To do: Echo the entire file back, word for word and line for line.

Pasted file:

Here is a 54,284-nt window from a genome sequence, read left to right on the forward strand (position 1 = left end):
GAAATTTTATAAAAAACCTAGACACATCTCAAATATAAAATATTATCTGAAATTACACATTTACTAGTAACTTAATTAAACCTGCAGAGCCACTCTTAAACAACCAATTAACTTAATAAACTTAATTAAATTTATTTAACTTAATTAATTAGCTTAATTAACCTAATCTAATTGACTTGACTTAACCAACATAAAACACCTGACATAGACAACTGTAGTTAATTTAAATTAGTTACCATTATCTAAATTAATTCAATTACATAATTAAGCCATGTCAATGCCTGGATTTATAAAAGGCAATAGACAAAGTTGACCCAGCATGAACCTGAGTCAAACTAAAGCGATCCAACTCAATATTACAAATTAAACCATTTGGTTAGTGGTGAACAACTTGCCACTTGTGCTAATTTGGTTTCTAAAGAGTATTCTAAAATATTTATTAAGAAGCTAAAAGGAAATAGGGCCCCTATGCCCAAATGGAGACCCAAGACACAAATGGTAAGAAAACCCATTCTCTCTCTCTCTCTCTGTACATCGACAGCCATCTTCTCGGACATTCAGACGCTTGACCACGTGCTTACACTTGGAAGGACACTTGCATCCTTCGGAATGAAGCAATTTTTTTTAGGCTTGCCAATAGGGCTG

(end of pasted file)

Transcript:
Here is a 54,284-nt window from a genome sequence, read left to right on the forward strand (position 1 = left end):
GAAATTTTATAAAAAACCTAGACACATCTCAAATATAAAATATTATCTGAAATTACACATTTACTAGTAACTTAATTAAACCTGCAGAGCCACTCTTAAACAACCAATTAACTTAATAAACTTAATTAAATTTATTTAACTTAATTAATTAGCTTAATTAACCTAATCTAATTGACTTGACTTAACCAACATAAAACACCTGACATAGACAACTGTAGTTAATTTAAATTAGTTACCATTATCTAAATTAATTCAATTACATAATTAAGCCATGTCAATGCCTGGATTTATAAAAGGCAATAGACAAAGTTGACCCAGCATGAACCTGAGTCAAACTAAAGCGATCCAACTCAATATTACAAATTAAACCATTTGGTTAGTGGTGAACAACTTGCCACTTGTGCTAATTTGGTTTCTAAAGAGTATTCTAAAATATTTATTAAGAAGCTAAAAGGAAATAGGGCCCCTATGCCCAAATGGAGACCCAAGACACAAATGGTAAGAAAACCCATTCTCTCTCTCTCTCTCTGTACATCGACAGCCATCTTCTCGGACATTCAGACGCTTGACCACGTGCTTACACTTGGAAGGACACTTGCATCCTTCGGAATGAAGCAATTTTTTTTAGGCTTGCCAATAGGGCTG